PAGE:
Just hearing that someone else was going through something similar to me helped me be more kind to myself.
Trish O’ Brien, Mental Health Network Peer Support Coordinator, with Fife Voluntary Action, tells us what peer support means to her.
My personal experience of peer support throughout the ebbs and flows of my mental health journey has been invaluable. At the time I didn’t realise that some of the relationships I had were very much based on an informal peer model but looking back I can see the mutuality and reciprocity in each one. I am sure many of you can identify similar relationships on your own journeys.
My examples start from way back when I had 3 children under 2 years of age (twins) with post-natal depression. I forced myself to get out to a parent and toddler group where I chatted with parents who were also struggling with juggling the demands of life. From there I started a twin’s club which also enabled us to share experiences and coping strategies. Just hearing that someone else was going through something similar to me helped me be more kind to myself.
The value of peer
Since taking up my position with Fife Voluntary Action to establish and coordinate a network of people interested in growing peer support in Fife, I am becoming more and more aware of how effective and valuable peer is. Bearing in mind how isolated and anxious I was feeling during lockdown and still am feeling at times, I can imagine that many others have struggled too. If we were to be entirely honest, most of our mental wellbeing has taken a bit of a bashing. I have found my own self-talk harsh – ‘Just get on with it…’ ‘There are others who are worse off than me…’. ‘Get a grip…’ I must admit it is really difficult to concentrate on more than one thing at a time, to remember things that are said during Zoom meetings or on the phone and to feel like I have been productive at the end of each day. But then I find if I take the time to talk with a trusted colleague my stress is immediately lessened just by sharing and listening to them share their stories, hopes and fears.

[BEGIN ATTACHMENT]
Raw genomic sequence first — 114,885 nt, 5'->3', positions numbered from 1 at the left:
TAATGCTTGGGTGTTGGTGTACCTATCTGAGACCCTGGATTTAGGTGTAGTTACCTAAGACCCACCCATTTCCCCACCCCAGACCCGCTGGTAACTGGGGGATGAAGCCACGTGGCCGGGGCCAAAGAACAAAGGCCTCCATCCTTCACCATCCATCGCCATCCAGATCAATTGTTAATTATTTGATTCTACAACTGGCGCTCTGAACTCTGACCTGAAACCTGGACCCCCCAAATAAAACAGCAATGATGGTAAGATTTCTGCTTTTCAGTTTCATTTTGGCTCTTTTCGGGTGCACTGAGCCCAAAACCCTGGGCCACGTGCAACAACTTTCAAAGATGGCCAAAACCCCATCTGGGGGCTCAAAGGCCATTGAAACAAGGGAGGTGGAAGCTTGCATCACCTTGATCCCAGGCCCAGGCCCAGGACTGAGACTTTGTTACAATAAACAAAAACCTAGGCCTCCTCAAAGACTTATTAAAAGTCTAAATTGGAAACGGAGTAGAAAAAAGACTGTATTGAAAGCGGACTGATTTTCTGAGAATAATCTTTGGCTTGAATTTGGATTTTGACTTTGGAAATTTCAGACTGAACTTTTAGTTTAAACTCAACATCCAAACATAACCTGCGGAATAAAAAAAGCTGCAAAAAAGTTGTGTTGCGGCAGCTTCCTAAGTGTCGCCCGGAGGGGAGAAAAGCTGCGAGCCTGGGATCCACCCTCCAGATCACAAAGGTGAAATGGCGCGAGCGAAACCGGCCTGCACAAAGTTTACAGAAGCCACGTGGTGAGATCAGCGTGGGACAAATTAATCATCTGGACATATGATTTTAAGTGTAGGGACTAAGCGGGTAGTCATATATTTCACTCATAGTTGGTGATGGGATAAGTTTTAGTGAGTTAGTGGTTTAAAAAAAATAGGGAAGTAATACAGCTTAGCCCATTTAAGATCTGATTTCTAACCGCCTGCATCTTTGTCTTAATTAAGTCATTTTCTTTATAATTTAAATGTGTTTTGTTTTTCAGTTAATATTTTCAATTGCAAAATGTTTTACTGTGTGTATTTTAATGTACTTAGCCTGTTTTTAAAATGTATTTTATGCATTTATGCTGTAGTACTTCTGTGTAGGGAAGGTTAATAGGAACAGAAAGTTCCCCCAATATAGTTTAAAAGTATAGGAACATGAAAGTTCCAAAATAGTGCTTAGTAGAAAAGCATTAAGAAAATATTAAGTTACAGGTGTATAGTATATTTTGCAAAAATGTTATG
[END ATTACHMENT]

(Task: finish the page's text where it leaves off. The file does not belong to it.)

How good would it be if we felt able to share our experiences wholeheartedly and authentically without fear of judgment in the workplace. Imagine if there were people employed by your employer, by your GP or health worker, by your support agency etc to facilitate such discussions and to journey with you while you go through your struggles to recover from the repercussions of the pandemic or whatever caused your mental wellbeing to be impaired.
Peer support in Fife
This is our aim in Fife to facilitate and mobilise a network of like-minded people with lived experience of mental ill-health to create and increase opportunities for statutory and voluntary services to engage and employ Mental Health Peer Support Workers. I believe there has never been more need for an army of peer practitioners in the workplace, in health and social care services, in the Public Sector and in our communities than right now!
But then I find if I take the time to talk with a trusted colleague my stress is immediately lessened just by sharing and listening to them share their stories, hopes and fears.Trish
If you prefer you can listen to the audio version.